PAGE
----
This book, originally published in 1972, offers a stimulating account of the Christian tradition of historiography as it is reflected in works of literature and history. The discussion ranges from the pre-Christian The Iliad up to the 1970s. The author considers subjects such as the Mystery Plays in the medieval synthesis, the nature of the evidence provided by the Renaissance authors in England and the Continent, the contemporary world. The book examines the attitudes of historians and at the use historians have made of the Christian view of history.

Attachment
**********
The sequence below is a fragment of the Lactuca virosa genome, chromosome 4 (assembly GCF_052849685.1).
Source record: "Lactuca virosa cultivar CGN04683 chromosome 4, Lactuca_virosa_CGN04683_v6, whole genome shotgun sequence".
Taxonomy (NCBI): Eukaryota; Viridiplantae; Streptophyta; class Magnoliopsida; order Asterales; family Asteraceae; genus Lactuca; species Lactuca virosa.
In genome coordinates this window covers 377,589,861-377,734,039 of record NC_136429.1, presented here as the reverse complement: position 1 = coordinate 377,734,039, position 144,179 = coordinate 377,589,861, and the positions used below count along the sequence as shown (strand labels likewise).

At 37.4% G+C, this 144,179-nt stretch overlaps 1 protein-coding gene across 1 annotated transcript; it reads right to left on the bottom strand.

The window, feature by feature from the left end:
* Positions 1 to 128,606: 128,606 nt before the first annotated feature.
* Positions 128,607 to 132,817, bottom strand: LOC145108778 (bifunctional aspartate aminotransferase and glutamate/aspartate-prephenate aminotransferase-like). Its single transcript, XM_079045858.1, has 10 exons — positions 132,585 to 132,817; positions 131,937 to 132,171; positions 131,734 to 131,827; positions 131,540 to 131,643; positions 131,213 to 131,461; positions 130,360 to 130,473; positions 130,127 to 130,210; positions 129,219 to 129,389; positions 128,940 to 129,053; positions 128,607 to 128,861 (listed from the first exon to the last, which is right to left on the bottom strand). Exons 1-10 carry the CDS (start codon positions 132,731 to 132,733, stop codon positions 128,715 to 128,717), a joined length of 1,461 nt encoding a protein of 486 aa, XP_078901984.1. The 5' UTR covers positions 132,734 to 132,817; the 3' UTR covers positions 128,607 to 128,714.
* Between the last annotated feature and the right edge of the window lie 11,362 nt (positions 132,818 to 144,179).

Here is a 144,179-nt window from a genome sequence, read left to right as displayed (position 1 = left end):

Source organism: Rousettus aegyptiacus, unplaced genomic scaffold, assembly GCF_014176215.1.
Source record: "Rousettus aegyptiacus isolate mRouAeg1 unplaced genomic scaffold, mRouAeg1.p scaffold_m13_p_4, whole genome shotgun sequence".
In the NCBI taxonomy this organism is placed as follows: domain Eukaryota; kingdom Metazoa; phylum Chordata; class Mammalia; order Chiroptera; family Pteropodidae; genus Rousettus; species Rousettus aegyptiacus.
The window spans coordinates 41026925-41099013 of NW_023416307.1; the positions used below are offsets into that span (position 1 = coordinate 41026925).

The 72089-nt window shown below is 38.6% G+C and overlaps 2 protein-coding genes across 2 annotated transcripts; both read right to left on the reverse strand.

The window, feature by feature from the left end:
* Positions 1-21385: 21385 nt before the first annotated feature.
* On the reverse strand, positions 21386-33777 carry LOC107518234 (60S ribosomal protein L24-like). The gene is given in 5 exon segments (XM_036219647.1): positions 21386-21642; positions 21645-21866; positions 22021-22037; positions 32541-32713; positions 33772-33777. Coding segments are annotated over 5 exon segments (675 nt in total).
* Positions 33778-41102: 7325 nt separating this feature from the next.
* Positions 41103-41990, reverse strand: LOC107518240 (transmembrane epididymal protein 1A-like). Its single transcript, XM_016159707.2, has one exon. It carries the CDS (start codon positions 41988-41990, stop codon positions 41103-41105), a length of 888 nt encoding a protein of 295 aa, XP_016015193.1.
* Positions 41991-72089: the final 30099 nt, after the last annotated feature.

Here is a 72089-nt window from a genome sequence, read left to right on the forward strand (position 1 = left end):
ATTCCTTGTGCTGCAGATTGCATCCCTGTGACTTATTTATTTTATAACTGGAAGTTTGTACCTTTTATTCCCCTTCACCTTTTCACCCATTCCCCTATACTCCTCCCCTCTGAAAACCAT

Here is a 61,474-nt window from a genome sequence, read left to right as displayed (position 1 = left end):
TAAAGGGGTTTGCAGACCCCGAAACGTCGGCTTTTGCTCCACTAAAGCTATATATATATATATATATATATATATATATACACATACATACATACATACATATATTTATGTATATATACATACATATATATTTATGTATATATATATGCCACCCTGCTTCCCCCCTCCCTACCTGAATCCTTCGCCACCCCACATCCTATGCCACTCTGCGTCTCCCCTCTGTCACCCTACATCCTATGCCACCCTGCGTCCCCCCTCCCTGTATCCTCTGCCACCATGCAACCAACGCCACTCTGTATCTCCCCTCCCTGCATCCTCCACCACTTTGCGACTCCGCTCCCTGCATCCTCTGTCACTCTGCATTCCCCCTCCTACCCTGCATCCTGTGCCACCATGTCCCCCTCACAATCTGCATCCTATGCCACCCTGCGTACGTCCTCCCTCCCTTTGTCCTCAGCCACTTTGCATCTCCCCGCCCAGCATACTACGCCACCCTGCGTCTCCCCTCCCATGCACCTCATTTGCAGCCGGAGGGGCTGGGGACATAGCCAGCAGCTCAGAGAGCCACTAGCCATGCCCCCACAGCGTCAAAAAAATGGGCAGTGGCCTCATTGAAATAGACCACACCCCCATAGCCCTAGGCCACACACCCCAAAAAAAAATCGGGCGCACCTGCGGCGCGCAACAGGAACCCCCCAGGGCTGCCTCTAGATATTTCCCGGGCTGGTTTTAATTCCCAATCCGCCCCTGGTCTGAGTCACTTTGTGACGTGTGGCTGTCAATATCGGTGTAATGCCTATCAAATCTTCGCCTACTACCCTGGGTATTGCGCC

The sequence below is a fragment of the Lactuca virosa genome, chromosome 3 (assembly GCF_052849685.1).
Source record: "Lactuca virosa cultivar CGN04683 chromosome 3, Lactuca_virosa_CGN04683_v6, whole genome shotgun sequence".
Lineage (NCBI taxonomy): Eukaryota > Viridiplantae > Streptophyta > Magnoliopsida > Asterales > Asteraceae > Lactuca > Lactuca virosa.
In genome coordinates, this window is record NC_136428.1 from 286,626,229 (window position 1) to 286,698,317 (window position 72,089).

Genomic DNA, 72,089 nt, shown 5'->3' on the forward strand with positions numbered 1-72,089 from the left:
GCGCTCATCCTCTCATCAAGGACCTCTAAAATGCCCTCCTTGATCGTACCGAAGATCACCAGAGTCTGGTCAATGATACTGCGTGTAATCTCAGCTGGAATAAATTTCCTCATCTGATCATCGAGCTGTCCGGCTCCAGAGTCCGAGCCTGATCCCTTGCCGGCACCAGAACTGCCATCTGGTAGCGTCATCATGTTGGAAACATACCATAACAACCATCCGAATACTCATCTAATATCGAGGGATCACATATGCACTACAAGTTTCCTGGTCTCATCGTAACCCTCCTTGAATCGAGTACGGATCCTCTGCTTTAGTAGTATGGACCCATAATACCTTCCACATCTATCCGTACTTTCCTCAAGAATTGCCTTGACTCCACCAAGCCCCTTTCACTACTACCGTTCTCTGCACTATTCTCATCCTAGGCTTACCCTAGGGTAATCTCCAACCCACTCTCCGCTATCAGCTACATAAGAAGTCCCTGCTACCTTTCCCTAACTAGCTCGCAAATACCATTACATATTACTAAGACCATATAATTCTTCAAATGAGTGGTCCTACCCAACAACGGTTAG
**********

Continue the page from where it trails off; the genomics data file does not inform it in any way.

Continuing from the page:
Table of Contents
1. The Phoenix and the Ladder: Gentiles and Jews 2. Patristic Structures 3. Mediaeval Formulations: West and East 4. The Renaissance in Europe: Tradition and Innovation 5. Tradition in Renaissancce England 6. Innovation in Renaissance England 7. Restatements in the New World 8. The Aftermath
‘An authoritative study...the finest treatment of a very important subject.’ R. M. Frye